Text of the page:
Costco Wholesale has switched from Italy to Greece as the source of the extra virgin olive oil for its Kirkland Signature two-liter bottle, in what could be a big break for the economically battered cradle of Western Civilization and its relatively unheralded olive oil industry.
The move comes amid an apocalyptic season for Italy’s olive groves. A hot spring, a rainy summer and a pesky olive-eating fly conspired to create what Italian daily La Repubblica called “the black year of Italian olive oil.”
Production in Italy is expected to drop 34 percent this year, according to the International Olive Oil Council.
Prices have gone up accordingly: Italian extra virgin olive oil in March was sold by producers for about $2.97 a pound, 84 percent more than a year earlier, according to the council.
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That price increase must have been tough to swallow for Costco, a company that’s always looking for a good deal.
Chief Financial Officer Richard Galanti said the availability of the extra virgin olive oil Costco usually purchases is down to one-tenth of the normal level.
“We wanted to get a single source of good quality; for this year we went to Greece,” he said.
While Spain, the world’s foremost olive oil producer, also suffered from some of the same weather events that befell Italy, Greece has been largely spared. Its production is expected to more than double this year, and prices for extra virgin olive oil are only up 15 percent from last year, at a relatively humble $1.45 a pound.
Greece is third largest producer of olive oil, after Spain and Italy. The liquid, long a pillar of Mediterranean cooking, is also a mainstay of the Greek economy. In 2013, Greece exported some $602 million worth of olive oil, its third most valuable export after petroleum products and medicine, according to data from the World Bank. Yet the majority of its olive oil is shipped in bulk to Italy. A 2012 report by global consultancy McKinsey says that allows Italian companies to capture an extra 50 percent premium on the value of the final product.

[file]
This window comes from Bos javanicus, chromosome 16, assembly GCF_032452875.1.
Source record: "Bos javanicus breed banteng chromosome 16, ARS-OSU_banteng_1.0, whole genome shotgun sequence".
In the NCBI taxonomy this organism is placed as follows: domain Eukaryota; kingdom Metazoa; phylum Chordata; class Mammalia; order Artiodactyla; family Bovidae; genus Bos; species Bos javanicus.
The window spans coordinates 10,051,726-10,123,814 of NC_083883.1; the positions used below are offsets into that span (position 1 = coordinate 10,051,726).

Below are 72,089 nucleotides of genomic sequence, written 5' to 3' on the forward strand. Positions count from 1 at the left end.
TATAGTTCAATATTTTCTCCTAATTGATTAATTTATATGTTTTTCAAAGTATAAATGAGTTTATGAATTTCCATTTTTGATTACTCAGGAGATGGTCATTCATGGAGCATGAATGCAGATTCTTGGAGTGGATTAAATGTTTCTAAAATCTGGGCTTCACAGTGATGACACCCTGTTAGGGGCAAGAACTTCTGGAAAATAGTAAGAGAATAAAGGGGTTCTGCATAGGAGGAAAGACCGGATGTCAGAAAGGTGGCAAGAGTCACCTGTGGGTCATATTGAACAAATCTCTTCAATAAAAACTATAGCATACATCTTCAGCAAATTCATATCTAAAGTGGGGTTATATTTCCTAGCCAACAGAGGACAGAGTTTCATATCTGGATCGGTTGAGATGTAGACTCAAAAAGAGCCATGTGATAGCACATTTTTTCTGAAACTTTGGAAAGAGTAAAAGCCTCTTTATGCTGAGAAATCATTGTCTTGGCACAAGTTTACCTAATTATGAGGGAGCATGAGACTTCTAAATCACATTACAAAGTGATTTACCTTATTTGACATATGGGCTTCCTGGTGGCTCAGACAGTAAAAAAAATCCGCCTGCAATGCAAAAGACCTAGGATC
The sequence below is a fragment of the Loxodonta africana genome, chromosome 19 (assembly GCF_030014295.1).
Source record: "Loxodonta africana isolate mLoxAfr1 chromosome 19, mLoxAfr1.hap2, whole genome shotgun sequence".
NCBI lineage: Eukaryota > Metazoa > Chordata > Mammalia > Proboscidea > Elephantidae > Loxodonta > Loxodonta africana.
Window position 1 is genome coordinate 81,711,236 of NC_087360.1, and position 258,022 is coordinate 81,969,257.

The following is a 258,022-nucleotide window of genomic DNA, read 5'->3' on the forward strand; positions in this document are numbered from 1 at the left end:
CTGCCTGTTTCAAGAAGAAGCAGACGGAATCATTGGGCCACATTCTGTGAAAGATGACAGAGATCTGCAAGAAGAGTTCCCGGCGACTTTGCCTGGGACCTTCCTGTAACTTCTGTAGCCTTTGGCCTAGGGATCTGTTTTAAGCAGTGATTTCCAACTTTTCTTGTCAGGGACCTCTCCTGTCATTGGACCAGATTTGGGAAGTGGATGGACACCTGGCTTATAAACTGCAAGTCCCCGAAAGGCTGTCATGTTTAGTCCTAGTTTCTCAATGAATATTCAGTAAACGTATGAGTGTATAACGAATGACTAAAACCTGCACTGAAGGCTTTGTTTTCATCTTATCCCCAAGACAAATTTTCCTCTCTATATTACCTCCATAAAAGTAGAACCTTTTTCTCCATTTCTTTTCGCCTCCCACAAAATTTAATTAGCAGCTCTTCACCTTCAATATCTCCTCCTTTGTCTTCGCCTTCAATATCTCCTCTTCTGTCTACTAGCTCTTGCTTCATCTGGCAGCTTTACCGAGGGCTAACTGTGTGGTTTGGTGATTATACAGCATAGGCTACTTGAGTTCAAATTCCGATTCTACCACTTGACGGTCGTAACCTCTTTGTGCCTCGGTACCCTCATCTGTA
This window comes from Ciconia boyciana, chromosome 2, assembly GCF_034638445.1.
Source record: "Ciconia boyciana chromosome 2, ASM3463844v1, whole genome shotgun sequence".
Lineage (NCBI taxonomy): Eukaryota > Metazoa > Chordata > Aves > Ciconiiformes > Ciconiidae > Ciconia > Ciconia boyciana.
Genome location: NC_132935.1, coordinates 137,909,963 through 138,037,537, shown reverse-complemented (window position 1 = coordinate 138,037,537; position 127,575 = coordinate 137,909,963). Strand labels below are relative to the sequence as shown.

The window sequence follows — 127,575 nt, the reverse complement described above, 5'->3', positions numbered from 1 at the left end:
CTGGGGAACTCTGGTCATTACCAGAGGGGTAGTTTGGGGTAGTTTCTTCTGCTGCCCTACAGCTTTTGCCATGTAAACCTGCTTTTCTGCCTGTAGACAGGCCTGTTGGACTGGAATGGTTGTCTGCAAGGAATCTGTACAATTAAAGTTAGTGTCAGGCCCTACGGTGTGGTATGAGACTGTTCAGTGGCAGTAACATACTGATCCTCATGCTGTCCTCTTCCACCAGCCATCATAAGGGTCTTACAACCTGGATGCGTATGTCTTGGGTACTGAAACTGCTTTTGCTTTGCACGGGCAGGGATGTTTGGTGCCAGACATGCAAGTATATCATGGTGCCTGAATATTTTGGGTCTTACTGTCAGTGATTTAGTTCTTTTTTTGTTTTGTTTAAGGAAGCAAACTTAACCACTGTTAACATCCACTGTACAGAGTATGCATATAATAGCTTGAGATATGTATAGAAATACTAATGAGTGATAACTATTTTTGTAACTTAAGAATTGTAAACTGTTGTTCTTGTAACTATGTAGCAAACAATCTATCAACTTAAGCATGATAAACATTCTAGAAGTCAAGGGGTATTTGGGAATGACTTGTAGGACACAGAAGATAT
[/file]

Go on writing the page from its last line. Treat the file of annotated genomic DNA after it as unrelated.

Packaging and branding its olive oil would greatly boost profits and help the Greece brand, McKinsey concluded. Currently, only about 4 percent of Greek olive oil ends up in the U.S., which is the second-largest importer of olive oil in the world. Here its virtues are unsung, says David Neuman, CEO of the U.S. unit of Greek olive oil company Gaea.
Americans “know about Greek yogurt, we know about good feta cheese, we don’t know much about good Greek olive oil,” Neuman says.
But that may change with the Costco deal; on the warehouse club’s cornucopian shelves, the formerly green label and cap of the 2-liter extra virgin oil bottles are now blue and proudly display the oil’s Hellenic origin.
“Certainly it’s going to put Greece on the map, because people watch what Costco does,” Neuman says.